It sets out how it will meet the UK’s legal target to “improve as many fuel poor homes as is reasonably practicable to a minimum energy efficiency rating of EPC Band C, by the end of 2030.”

The first question to ask is if the strategy commits to the resources needed to address fuel poverty.

Key announcements:

  • Extending the Energy Company Obligation (ECO) to £1bn per annum to install heating, insulation, or other energy saving measures in the homes of people who are living on a low-income, are vulnerable or fuel poor.
  • Investing £150 million in the Home Upgrade Grant from 2022 to support low-income households off the gas network.
  • The continuation of the Green Home Grant (GHG), and the Local Authority Delivery (LAD) and evaluation of the scheme.
  • Extending the Warm Home Discount to provide rebates and wider support to reduce energy bills for low-income pensioners and other low-income households with high energy bills.
  • Higher regulatory standards in the private rented sector driving over ‘£10 billion of investment in energy efficiency.’

Definition of fuel poverty

The strategy alters the definition of fuel poverty moving away from the Low Income High Costs (LIHC) definition of fuel poverty. That is a relative indicator which has not allowed Government to reduce the overall number of households in fuel poverty despite action taken. The new indicator will be Low Income Low Energy Efficiency (LILEE). It will capture households that have a residual income below the poverty line (after accounting for fuel costs) and live in a home that has an energy efficiency rating below Band C. Consequently, the numbers recorded as in fuel poverty will fall as the energy efficiency rating of the homes of low-income households reaches Band C.

Benefits which are not means tested are excluded as residual income as the income of those receiving the benefits is artificially inflated and therefore not accurately portraying their likely income versus expenditure, including whether they are likely to be vulnerable to living in a cold home.

The strategy recognises that there are important questions regarding households that fall outside of the definition. For example, a low-income household living in an A-C rated home who would not be classed as fuel poor under the LILEE definition and would therefore not qualify for energy efficiency improvements.

There is a strong case for continuing to monitor whether low income and vulnerable households who live in reasonably efficient homes continue to receive support to heat their homes.

Fuel Poverty Targets

The fuel poverty target remains the same – to ensure that as many fuel poor homes as is reasonably practicable achieve a minimum energy efficiency rating of Band C, by 2030. Milestones also remain unchanged, “as many fuel poor homes as is reasonably practicable to Band E by 2020 and as many fuel poor homes as is reasonably practicable to Band D by 2025.”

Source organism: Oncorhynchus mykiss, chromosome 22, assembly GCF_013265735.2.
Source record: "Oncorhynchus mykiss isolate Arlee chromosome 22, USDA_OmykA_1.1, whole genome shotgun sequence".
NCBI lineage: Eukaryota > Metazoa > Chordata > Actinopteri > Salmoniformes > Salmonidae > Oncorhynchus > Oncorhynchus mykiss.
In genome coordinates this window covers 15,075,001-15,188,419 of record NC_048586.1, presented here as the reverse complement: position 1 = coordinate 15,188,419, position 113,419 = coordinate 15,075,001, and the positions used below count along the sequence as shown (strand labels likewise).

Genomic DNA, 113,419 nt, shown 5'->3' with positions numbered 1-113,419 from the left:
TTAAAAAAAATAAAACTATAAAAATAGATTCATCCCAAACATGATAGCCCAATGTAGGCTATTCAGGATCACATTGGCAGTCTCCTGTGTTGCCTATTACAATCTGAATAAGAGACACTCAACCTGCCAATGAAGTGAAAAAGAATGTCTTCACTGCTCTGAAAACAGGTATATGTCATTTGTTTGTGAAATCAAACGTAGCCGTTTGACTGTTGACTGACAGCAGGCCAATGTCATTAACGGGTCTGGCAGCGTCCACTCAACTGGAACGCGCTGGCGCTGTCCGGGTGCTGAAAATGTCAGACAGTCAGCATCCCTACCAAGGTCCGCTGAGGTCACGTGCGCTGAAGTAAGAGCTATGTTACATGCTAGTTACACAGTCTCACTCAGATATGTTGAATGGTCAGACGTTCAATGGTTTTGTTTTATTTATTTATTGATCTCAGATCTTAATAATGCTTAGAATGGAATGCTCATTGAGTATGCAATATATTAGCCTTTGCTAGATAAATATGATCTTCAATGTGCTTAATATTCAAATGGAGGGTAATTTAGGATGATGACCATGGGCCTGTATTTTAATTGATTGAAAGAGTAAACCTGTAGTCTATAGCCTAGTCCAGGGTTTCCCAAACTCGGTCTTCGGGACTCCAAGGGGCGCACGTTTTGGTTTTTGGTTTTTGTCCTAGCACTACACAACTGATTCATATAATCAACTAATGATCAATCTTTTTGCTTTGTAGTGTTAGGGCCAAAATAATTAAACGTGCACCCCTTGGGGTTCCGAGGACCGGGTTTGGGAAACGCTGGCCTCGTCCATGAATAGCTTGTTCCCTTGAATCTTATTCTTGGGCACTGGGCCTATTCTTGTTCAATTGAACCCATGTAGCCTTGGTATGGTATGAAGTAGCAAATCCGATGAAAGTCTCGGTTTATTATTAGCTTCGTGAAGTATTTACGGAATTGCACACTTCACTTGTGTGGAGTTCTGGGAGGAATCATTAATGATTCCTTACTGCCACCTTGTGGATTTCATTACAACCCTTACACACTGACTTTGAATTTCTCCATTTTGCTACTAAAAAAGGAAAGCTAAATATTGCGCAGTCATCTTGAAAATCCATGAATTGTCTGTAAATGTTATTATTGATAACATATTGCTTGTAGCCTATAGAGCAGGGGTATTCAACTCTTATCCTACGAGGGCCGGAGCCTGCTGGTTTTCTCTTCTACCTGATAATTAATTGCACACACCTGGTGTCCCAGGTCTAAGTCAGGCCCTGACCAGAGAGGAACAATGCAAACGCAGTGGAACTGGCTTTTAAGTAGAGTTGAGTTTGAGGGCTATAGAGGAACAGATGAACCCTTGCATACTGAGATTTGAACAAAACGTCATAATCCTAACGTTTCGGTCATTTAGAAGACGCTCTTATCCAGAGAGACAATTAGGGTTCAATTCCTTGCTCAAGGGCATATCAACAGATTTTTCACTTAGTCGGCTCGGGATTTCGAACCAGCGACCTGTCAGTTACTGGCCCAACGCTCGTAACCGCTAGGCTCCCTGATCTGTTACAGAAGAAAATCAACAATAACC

The strategy is less clear about actions to be taken if fuel poverty schemes fail to achieve these milestones.

Strategic Principles

The updated strategy confirms four guiding principles for tackling fuel poverty:

The ‘Worst First’ principle has been retained, prioritising upgrades to the least efficient homes.

The cost-effectiveness principle is retained seeking the best return from investment but emphasises that landlords will need to make ‘significant up-front investments’ in housing stock.

The vulnerability principle updates the view of vulnerability explicitly referring to older people, younger people, those with certain cold related health conditions and those with conditions that require more time to be spent at home.

A new sustainability principle ensures fuel poverty policies are aligned with the need to reach net zero, making it a central part of work to achieve a just energy transition.

Key commitments to deliver change.

  • Improved energy efficiency standards through the Future Homes Standard, and review of the Decent Homes Standard.
  • MHCLG is currently reviewing the Housing Health and Safety Rating System (HHSRS). BEIS and MHCLG will work together to ensure the HHSRS review takes account of evidence on cold homes and aligns with wider Government aims on energy efficiency and fuel poverty.
  • Warm Home Discount – consultation on reforms, to improve the fuel poverty targeting of the scheme and expand automatic bill rebates will be held later in 2021.
  • Minimum Energy Efficiency Standards – increased regulation of the private rented sector will play an important role in meeting the fuel poverty target and in making a major contribution towards wider energy efficiency and decarbonisation objectives.